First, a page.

Redmond-based Microsoft may only recently have pushed out Windows 8 and Windows Phone 8 to the end user, but it has long since been the public knowledge that the company is looking at moving towards more regular release cycles. The days of completely revamped offerings arriving every five years or so will soon be a thing of the past, and incremental, annual improvements will then ensue. It shouldn’t come as much of a surprise, then, that the software maker should be working on Windows 9 and Windows Phone 9, and as a recent job posting infers, the company is on the hunt for a few more specialist engineers to add to its team.
In a job posting for a Bing Software Development Engineer, the company notes that the individual taking up the role will be working not only on Windows 9, but also the IE11 browser. Internet Explorer has certainly lost its way among the likes of Google Chrome and Firefox, but with IE10 seeming to bring Microsoft’s famed client into the 21st century at last, the company is clearly looking to build on that progress.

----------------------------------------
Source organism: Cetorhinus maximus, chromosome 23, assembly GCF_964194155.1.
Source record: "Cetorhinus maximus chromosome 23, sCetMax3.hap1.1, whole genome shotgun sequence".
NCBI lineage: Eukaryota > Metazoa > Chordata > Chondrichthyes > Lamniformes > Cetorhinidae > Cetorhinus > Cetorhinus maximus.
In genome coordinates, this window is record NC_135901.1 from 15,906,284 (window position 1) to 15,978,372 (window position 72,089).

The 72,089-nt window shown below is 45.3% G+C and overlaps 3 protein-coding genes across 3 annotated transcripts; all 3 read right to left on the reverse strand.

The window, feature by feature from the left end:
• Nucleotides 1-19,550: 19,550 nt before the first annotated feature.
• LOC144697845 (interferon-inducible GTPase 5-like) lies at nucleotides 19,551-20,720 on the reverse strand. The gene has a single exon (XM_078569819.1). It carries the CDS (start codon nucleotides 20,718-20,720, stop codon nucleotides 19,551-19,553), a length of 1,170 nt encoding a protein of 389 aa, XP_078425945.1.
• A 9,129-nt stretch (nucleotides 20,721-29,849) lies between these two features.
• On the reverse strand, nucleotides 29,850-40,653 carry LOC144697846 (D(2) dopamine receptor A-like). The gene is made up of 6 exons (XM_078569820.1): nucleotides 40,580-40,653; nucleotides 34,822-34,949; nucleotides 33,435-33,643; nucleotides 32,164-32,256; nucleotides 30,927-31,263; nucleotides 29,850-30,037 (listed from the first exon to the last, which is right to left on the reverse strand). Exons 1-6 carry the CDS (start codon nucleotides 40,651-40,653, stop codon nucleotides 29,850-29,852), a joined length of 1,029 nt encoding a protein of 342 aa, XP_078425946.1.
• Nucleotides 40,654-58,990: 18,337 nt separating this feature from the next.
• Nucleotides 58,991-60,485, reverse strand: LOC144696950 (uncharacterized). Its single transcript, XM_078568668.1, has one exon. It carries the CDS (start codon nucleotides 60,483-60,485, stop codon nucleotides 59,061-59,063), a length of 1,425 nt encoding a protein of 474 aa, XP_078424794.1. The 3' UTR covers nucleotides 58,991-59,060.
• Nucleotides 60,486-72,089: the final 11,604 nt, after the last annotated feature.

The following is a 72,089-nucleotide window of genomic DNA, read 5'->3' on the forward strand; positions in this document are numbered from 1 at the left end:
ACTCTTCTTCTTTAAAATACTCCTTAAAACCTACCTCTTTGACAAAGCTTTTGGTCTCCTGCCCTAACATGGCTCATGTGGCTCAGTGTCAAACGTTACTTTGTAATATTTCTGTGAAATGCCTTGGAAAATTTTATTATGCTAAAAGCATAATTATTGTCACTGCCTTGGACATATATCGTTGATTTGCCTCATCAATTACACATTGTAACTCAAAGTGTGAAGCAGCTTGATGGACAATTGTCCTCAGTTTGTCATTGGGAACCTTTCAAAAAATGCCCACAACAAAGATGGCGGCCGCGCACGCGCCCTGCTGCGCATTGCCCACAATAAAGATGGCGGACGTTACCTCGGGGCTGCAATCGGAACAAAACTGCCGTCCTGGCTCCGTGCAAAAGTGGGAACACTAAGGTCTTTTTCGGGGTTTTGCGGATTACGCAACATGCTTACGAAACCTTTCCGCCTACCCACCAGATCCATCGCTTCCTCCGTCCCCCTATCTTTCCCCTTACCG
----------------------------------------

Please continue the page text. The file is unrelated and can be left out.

It’s only natural that, if Microsoft is working on Windows 9, it will also be taking similar steps with Windows Phone 9, and that’s exactly the notion implied iSoftStone. The company tells of working on a month-long project for Windows Phone 9, with tasks including the deployment of XAP/APPX apps. Although this information is not as strong as the job posting, there’s little doubt Microsoft is looking to keep its software product ranges in sync, and now it looks as though the wheels are in motion for both.
To add even more legitimacy to the claim that Microsoft is well into prepping Windows 8 / WP8, a Microsoft employee noted in her profile that she’s working on Windows 9 OS for Nokia, HTC and Qualcomm devices. We can only presume, at this stage, she probably meant Windows Phone 9, but as Neowin points out, it could also be that the company is preparing to brand its products under the one umbrella term. It was also reported a while back that the next iteration of Windows might be codenamed ‘Blue’, but considering today’s report, that might not be the case.
So, there you have it. Not exactly significant revelations, I grant you, but at least we have concrete evidence that the process of bringing the next Windows versions has begun.